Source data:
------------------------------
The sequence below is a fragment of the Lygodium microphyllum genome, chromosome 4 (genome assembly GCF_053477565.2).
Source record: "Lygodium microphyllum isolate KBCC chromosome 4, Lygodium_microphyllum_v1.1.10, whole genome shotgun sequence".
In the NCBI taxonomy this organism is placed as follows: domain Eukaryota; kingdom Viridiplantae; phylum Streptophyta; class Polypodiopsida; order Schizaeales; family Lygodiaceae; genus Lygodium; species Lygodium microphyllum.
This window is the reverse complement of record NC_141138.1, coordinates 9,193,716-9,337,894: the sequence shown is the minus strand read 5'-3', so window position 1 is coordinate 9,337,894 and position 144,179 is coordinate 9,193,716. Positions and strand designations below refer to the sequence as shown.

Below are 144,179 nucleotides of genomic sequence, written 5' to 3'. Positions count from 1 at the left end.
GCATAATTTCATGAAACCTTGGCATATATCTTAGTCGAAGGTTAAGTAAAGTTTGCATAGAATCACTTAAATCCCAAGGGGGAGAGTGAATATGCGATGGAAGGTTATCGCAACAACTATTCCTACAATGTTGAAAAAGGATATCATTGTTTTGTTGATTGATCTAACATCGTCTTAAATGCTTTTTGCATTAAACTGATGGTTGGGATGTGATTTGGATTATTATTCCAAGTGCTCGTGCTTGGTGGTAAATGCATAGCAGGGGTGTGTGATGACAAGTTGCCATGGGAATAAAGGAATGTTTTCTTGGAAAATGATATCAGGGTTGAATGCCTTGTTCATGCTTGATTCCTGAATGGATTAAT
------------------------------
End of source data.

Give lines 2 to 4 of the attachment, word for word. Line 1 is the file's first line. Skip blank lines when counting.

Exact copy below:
Source record: "Lygodium microphyllum isolate KBCC chromosome 4, Lygodium_microphyllum_v1.1.10, whole genome shotgun sequence".
In the NCBI taxonomy this organism is placed as follows: domain Eukaryota; kingdom Viridiplantae; phylum Streptophyta; class Polypodiopsida; order Schizaeales; family Lygodiaceae; genus Lygodium; species Lygodium microphyllum.
This window is the reverse complement of record NC_141138.1, coordinates 9,193,716-9,337,894: the sequence shown is the minus strand read 5'-3', so window position 1 is coordinate 9,337,894 and position 144,179 is coordinate 9,193,716. Positions and strand designations below refer to the sequence as shown.